The 2022 Volvo C40 Recharge coupe SUV previews a new line of coupe-styled, high-riding crossover models – but Volvo assures there’s still life left in the iconic wagon body style.
Speaking to Australian media last week, senior vice president of Volvo design Robin Page hinted that more coupe SUV models similar to the new C40 Recharge – which combines an SUV driving position with a sportier, coupe-like roofline – could play a part in the Swedish car maker’s future plans.
“We saw the C40 as a natural fit for the XC40 because we saw our customers wanting that high eye point, easy ingress [and] egress, nice versatility. It was inspired [by] this first sketch, and it then became an exciting project going in.
“Of course, we can’t talk about our future products, [but] what I would say is the principles of this – accommodating the [SUV body style’s] versatility and high seating point – is something that is going to be important in our future products, because we see that is something our customers really want from Volvo.”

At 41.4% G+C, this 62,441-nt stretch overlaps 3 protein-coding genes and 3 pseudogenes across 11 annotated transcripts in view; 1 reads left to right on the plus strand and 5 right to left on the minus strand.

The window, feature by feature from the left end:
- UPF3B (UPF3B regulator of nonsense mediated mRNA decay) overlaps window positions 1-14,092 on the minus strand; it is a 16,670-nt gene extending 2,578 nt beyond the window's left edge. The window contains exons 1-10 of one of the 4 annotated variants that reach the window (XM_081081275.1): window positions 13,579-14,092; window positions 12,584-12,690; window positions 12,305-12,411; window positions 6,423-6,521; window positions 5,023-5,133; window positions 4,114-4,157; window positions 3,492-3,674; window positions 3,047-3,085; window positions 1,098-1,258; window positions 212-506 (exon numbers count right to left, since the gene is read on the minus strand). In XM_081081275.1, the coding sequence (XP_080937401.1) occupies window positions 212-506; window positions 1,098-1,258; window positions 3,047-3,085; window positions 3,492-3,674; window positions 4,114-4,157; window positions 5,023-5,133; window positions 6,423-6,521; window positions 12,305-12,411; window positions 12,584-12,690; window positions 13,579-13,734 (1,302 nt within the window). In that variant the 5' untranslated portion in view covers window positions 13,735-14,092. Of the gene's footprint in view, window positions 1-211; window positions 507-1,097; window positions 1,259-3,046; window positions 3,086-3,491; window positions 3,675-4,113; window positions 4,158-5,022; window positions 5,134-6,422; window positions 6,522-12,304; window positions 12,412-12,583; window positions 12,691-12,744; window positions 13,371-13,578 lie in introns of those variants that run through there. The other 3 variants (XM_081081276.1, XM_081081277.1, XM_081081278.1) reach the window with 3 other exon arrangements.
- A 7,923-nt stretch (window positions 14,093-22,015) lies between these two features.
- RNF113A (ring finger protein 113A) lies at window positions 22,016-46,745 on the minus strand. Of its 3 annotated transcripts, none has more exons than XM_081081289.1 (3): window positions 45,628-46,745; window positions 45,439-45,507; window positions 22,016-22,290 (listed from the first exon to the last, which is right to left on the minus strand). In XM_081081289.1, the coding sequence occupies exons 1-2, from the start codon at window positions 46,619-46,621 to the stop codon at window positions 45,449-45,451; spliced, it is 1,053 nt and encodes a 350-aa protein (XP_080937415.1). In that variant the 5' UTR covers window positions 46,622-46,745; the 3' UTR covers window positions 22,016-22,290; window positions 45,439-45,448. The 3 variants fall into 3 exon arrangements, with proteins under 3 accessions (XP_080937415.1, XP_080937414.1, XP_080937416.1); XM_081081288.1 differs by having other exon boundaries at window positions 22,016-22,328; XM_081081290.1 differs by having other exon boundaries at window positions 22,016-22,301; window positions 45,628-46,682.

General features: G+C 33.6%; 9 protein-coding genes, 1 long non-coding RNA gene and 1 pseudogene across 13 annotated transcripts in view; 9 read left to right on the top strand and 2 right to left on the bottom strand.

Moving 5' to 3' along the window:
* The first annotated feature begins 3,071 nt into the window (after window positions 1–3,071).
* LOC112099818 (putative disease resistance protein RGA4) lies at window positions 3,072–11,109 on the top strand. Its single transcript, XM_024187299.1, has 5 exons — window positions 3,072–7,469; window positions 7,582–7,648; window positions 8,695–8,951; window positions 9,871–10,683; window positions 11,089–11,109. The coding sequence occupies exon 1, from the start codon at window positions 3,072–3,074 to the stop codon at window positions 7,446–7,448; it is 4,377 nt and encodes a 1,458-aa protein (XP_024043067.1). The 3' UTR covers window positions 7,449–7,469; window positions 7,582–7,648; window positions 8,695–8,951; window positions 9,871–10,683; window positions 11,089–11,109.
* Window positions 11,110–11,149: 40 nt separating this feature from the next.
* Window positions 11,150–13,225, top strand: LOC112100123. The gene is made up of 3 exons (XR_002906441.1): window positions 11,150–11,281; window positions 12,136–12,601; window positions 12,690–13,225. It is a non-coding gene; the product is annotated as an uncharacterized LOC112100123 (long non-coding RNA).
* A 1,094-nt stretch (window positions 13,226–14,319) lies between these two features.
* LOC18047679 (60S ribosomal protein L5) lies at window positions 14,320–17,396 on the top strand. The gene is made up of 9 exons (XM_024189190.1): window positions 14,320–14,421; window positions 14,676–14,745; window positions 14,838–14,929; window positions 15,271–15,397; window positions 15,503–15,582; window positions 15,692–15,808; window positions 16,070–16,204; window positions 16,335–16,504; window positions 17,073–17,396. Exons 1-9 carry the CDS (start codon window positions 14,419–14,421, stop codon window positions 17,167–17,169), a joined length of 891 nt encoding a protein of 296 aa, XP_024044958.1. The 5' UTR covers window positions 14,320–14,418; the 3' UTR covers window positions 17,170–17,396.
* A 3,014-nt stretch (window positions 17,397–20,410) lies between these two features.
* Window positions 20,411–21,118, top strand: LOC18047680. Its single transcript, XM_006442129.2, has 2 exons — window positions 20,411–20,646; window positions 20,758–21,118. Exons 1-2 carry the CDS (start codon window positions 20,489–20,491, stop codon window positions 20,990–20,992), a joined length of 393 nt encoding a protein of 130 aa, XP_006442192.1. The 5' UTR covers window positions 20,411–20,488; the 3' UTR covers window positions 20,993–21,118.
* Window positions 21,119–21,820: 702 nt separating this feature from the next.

However, despite going nearly all-in on the SUV body style, Page says the industry-wide move to electrification and all-electric ‘skateboard’ platforms means Volvo’s iconic wagon models aren’t dead just yet – as long as customers want them.
“We’re constantly analysing changes in customer expectations and design trends, and what we need to do is create products that are relevant to our customers, but also connect with Volvo the brand."
“We have a portfolio of cars, so of course we can pitch different products for different lifestyles. I think what you will see is … we will adapt [vehicle] proportions to electrification principles. We don’t need that space for the engine anymore, we don’t need a big open grille, so that [design] language will change."
"There is the need I think for customers to have this lower car than the SUV but something that gives you a big versatile space in the back”, Page told media.
Unveiled in March 2021, the C40 Recharge is Volvo’s first model to be offered solely with electric power, and will be joined by a further five electric vehicles by 2025 – rumoured to include new-generation versions of today’s XC90 and XC60 SUVs, and S90 and V90 large cars (not sold in Australia).
It’s all part of the brand’s plan to have all-electric vehicles comprise 50 per cent of Volvo sales by 2025, before switching to electric power only by 2030.
MORE: Everything Volvo